fbpx Skip to main content

By Ethan Currie

“Can ChatGPT Write My College Essay?”

“Can AI Crack College Admissions?”

“The College Essay Is Dead.”

You’ve probably encountered some version of these attention-grabbing headlines in the months since OpenAI released the first public-facing version of their large-language-model chatbot, ChatGPT. Since last November, an enormous amount of (digital) ink has been spilt trying to forecast how this new technology will affect nearly all aspects of modern life, including college admissions. 

We’ve been reading blogs, reaching out to our college admissions contacts and hearing from admissions professionals at national conferences about this question, and one clear message has consistently come through:

“We don’t know!”

There’s been some variance: Reps from Georgia Tech and CalTech indicated an open mindedness to AI’s assistance, particularly if the student can articulate the ways they used AI as a subordinate tool rather than a substantive auto-pilot. Reps from UW-Madison and University of Pittsburgh have implied that the question is being discussed at a higher level. But right now, no one seems to have a definitive answer.

Uncertainty around this, as well as the upcoming Supreme Court decision related to college admissions, make this a particularly tricky year for students wanting to get a head start on their essays prior to August 1, when next year’s Common App officially rolls out with confirmed essay prompts. This is a topic our college counselors are discussing with students, but here are some general tips to keep in mind:

  1. One possible response to AI writing tools that some colleges seem to be considering is adding the addition of a yes/no question on the supplemental questions portion of the Common App that would ask if a student used AI in any way. To preserve the ability to honestly answer “no,” we strongly encourage students to stay away from these writing aids until or unless the colleges they’re applying to clarify their policies.
  2. Detail and specifics have always been incredibly important for college essays – especially those that ask students why they want to attend a particular college – but that may be going into hyperdrive this year. When tested, ChatGPT produced what I would describe as a pretty average “Why UW-Madison?” essay (for background, I was in the admissions office there and have read thousands of these essays). ChatGPT isn’t (yet) able to dig into the kinds of examples that make for a net-positive “why” essay; instead, it would likely end up being a neutral element in the app, or maybe a net-negative this year if the overall pool’s average shifts. Students should work hard to find specific instructors, courses, programs, research labs, etc., at the colleges they’re applying to and then  – so very important! – explain how and why those opportunities are a good fit for them in particular.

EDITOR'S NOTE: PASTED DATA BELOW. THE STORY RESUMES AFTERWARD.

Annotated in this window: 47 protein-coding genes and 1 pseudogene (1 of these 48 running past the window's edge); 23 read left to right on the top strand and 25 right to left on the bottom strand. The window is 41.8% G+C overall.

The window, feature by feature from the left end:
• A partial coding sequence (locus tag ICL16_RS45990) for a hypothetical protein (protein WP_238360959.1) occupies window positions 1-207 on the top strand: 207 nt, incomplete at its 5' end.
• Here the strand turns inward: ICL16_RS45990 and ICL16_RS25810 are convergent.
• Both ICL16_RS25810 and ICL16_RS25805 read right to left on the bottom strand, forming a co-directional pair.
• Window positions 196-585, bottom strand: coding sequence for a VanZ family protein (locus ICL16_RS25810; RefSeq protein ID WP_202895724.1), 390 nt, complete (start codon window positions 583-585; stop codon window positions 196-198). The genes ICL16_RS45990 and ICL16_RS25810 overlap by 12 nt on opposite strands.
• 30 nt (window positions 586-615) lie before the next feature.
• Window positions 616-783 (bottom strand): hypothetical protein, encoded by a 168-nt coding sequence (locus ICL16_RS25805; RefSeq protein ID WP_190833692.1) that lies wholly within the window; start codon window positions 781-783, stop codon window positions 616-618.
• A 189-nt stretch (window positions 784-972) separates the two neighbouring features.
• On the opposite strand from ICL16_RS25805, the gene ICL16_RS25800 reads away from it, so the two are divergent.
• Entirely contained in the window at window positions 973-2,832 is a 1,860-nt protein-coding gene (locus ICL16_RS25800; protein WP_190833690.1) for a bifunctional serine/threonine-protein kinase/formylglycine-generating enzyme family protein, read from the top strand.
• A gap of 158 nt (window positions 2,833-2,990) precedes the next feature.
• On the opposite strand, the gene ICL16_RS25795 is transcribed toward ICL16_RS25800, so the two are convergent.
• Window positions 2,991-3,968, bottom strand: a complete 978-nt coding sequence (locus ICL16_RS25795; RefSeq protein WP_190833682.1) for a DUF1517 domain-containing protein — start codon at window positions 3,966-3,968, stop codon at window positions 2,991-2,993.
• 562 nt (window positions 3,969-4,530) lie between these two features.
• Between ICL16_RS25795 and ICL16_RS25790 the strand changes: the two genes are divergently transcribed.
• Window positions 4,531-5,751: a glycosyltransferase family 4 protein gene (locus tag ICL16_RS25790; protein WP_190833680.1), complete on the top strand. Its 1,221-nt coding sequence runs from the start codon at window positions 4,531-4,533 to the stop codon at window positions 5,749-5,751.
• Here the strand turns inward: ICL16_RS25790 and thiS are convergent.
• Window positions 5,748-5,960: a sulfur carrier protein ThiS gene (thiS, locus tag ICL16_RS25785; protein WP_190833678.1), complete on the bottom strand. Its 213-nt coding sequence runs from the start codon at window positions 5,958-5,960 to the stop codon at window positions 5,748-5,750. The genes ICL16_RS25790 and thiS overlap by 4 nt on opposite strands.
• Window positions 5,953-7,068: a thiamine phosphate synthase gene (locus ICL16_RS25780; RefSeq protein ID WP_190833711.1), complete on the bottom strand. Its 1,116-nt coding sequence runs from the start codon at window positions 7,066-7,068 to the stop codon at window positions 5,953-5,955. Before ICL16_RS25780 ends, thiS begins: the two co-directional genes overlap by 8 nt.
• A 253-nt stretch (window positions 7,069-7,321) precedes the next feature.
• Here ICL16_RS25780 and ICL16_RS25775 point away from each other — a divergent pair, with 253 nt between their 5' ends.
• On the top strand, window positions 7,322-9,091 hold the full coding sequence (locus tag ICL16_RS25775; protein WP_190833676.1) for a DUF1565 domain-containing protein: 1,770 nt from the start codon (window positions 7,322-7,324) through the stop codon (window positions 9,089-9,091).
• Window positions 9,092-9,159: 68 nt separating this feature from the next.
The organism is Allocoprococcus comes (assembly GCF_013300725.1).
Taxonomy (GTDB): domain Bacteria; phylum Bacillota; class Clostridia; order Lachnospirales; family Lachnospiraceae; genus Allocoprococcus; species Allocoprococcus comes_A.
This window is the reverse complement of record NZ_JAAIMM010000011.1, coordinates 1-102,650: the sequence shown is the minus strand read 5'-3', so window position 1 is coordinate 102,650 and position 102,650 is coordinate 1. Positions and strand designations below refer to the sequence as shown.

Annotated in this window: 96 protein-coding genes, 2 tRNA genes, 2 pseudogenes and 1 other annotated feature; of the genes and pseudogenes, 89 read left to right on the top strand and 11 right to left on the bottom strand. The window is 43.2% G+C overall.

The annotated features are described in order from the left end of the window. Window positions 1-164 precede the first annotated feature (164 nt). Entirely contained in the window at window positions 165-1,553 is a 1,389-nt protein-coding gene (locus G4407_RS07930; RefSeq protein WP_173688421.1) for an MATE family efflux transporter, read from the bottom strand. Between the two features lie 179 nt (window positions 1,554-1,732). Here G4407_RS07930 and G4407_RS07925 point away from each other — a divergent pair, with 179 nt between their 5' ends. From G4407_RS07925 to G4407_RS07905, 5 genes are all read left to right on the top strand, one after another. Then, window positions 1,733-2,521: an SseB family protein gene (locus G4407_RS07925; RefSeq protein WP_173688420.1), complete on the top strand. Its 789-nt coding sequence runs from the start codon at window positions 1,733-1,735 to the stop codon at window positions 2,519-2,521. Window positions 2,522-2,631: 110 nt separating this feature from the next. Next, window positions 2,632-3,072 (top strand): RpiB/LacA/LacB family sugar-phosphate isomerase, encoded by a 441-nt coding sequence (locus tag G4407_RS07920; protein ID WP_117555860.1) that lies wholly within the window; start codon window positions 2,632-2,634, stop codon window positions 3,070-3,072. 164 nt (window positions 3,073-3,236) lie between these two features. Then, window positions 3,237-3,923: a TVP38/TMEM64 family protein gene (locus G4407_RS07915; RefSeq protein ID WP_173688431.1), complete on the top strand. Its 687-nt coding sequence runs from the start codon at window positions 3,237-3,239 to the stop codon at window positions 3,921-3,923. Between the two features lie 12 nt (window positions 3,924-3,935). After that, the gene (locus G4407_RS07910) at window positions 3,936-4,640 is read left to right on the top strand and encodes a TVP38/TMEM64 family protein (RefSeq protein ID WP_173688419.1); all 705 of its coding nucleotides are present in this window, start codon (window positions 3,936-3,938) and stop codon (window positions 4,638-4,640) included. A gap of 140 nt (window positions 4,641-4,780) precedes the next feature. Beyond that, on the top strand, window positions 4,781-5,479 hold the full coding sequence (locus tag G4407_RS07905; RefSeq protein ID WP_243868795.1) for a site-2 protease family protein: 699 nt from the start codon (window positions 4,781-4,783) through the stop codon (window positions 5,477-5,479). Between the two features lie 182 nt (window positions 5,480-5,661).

3. Students must ensure that they are responding to the correct essay prompt. The Supreme Court’s decision this month may scramble some universities’ plans for certain prompts, which might mean that official, correct ones won’t be released until August 1st. Always double check the university website before beginning a supplemental essay (the Common App has already confirmed that the personal statement prompts will be the same as last year, so students can go ahead with that one).
  4. Remember what you can control. As we discuss in many of our admissions chats, there are so many parts of this process that are outside of family/student influence (e.g. pool-wide average test scores, institutional priorities for a given year, the bad news your particular admissions reader got right before opening up your application, whatever AI policy eventually gets adopted by admissions offices), that it’s worth focusing on the sphere of things where students can make a difference. At this point in the process, for the many who may have wrapped up standardized testing, that falls mostly within the application itself, including essays. So get started on drafts early, seek feedback from adults you trust, and work to get them to the best place you can. And if you’d like some professional feedback, reach out about our college counseling and essay coaching.
Close Menu